Interview by Natalie So

Olivia is a Senior.  This fall she took Intro to Photography with Sharon Harper.

Natalie So: Tell me a bit about the concept that this series revolves around—if there is a concept.  Or how did you edit this series down?

Olivia Volkoff: My final project has inner groupings. I’m not sure if there is anything cohesive about the whole thing. Throughout the semester, I had a lot of opportunities to see my family and travel home and be in real life situations,  so a lot of my photos revolved around people really close to me. This came out in the portraits I took. I have gotten a lot of interesting responses about the photos of my immediate family—like my parents, my grandparents—so I wanted to make sure I incorporated that into my final project. Also, in general, I’m more interested in graphic, bold shapes and colors, so I tried to incorporate that too. Spare settings, the individual, clean shapes—very defined shapes and colors.

NS: Yeah, I noticed that you crop in pretty close and that you have a particular way of framing your subjects. You also use a lot of white, empty space. Was that a conscious choice?

OV: I think it’s just what my eye goes for. It’s personal preference to have a more clean, pared down look—as a style.

NS: You have two photographs in particular (Hands over Lobster Sandwich; Meat and Petals) that seem to be still-life photographs. To me, there’s a very surreal quality about them—perhaps because of the cropping.  Can you talk about these photographs?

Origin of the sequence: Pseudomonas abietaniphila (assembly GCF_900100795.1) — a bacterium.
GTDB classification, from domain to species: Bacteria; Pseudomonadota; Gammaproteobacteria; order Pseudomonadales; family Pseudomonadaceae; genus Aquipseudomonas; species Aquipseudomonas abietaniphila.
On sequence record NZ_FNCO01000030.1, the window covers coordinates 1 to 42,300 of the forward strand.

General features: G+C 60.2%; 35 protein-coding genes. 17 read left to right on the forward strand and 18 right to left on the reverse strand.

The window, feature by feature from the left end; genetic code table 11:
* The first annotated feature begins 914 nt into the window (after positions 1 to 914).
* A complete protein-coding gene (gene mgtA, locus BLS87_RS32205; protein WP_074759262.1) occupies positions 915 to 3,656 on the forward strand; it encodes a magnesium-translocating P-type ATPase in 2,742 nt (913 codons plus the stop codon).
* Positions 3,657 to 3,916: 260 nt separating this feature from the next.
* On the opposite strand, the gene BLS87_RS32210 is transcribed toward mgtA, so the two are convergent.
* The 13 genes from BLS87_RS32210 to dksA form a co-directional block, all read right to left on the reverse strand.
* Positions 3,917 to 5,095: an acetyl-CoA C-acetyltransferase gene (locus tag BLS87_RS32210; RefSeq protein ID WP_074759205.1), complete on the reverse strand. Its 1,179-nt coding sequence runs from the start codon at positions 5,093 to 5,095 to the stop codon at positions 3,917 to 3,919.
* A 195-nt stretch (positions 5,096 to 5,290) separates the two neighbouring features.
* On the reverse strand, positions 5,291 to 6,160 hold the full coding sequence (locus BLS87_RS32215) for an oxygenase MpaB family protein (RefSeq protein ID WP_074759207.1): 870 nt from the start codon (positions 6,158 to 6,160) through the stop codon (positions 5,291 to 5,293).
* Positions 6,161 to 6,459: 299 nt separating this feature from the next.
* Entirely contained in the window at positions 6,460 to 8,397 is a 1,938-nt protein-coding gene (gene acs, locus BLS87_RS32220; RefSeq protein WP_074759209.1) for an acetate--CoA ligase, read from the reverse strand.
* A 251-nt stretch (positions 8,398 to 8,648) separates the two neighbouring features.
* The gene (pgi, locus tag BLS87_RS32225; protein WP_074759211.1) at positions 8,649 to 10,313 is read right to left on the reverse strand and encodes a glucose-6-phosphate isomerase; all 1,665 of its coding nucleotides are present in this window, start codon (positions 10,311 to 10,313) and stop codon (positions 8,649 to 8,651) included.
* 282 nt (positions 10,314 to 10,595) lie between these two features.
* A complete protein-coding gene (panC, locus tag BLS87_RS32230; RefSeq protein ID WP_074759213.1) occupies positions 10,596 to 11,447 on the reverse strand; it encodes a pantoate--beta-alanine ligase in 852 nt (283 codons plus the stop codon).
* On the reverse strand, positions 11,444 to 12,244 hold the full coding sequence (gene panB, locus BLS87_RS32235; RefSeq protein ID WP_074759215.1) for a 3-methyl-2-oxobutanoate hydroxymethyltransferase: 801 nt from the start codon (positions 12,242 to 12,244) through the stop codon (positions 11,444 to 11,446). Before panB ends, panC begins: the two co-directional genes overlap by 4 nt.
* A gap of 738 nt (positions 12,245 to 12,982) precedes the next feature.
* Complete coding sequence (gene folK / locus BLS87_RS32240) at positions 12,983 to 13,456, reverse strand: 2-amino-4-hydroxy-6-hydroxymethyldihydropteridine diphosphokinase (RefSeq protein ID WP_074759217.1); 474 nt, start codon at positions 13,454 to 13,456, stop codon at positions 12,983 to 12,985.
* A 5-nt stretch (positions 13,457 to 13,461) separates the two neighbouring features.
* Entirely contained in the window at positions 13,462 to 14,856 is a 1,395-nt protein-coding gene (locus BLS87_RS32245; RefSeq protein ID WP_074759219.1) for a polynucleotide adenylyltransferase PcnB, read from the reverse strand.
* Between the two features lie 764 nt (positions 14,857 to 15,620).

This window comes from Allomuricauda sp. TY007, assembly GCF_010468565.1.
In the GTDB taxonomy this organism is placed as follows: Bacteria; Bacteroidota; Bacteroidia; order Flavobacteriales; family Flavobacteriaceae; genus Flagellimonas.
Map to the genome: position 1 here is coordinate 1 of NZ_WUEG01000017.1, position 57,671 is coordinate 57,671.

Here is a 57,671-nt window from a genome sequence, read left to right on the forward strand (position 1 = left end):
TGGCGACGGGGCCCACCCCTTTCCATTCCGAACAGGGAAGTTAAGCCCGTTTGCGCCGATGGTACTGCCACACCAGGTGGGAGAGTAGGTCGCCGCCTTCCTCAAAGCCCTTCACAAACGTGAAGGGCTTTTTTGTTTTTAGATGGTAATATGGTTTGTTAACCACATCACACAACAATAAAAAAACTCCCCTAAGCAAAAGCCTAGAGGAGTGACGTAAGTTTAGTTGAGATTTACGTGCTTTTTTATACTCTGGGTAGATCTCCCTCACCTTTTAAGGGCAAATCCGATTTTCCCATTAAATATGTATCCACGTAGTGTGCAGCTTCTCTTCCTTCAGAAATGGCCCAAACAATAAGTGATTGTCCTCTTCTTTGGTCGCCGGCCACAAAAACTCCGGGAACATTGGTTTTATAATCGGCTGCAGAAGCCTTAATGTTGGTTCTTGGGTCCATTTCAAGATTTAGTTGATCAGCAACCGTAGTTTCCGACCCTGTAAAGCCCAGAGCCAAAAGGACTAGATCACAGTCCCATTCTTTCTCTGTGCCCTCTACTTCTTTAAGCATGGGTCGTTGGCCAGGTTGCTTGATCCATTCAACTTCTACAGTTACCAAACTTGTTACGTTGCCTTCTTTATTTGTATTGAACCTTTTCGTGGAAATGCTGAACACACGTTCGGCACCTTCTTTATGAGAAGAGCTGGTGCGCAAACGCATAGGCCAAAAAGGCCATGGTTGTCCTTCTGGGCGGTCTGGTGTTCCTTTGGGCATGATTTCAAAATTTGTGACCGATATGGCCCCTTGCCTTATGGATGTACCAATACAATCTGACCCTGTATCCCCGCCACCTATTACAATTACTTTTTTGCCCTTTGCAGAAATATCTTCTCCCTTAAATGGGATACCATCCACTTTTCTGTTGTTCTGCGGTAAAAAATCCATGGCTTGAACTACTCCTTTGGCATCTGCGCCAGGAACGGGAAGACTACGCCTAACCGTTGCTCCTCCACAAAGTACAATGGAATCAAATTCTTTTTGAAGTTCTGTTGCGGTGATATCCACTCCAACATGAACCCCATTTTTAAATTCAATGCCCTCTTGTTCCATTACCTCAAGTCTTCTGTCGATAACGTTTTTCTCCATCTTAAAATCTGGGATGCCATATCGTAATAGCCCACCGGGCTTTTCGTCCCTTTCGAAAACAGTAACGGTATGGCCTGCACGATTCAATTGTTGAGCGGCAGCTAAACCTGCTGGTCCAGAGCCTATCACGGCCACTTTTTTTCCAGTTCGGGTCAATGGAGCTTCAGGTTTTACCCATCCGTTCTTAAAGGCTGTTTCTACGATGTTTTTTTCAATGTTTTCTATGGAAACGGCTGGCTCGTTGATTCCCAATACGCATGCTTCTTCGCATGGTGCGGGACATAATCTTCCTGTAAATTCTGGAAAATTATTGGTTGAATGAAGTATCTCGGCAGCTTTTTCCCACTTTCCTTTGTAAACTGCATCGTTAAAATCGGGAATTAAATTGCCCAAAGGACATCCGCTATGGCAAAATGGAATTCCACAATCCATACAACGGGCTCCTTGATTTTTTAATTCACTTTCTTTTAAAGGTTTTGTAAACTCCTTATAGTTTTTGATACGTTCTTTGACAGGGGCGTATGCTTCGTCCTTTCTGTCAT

OV: The reason I picked up my camera immediately and took this photo (Meat and Petals) was because it cracked me up how much the meat and the petals looked alike and resembled one another. I thought it was strange—and like you said surreal—how closely the two mimic one another.

NS: So besides these “still-lives,” you also have portraits and more abstract silhouette photographs. What do you see as the common thread between these photographs and how do they relate to one another?

OV: The interplay of the darkness, the shadows, and the light. They are all pared down and simplistic. I kind of see each set as a subgrouping of my final project, and I don’t know if there is a direct connection between each subgrouping. I think they are all supposed to give a more intimate look into my family and friends, so maybe this isn’t directly obvious to a viewer. For instance, this (Meat and Petals) is my grandparent’s table, and it is so typical of their life. This is the image conjured in my mind of sitting at their table. These are all very personal to me. So this is focusing on something more intimate, if that makes sense.

NS: When someone is blurred out of a picture, there seems to be a lot of connotations that come with that—whether that signifies a disappearance, motion, etc. In the photograph where your dad is in focus but your mom is not, is there a message that you are trying to convey with the blur? Is there a reaction you want to elicit? Was it by chance?

OV: It was kind of chance, but it was deliberate—I did purposefully create the blur. I guess, in a way, it is the transience of time. Again, there was a general pattern over the semester—how I tended to crop things really close, and the palette is pretty defined, and I think there is a distinct pattern of colors—but also, another pattern I saw was once you pare someone down, he or she is personalized but also de-personalized.

NS: With the portraits of your parents, is there an emotional reaction you want to elicit from viewers?

OV: I think it’s pretty obvious that they are my parents, but that’s not the immediate reaction I’m going for. I’m hoping it would create a personal connection—as if they could put themselves in the photos, as if they knew that person.


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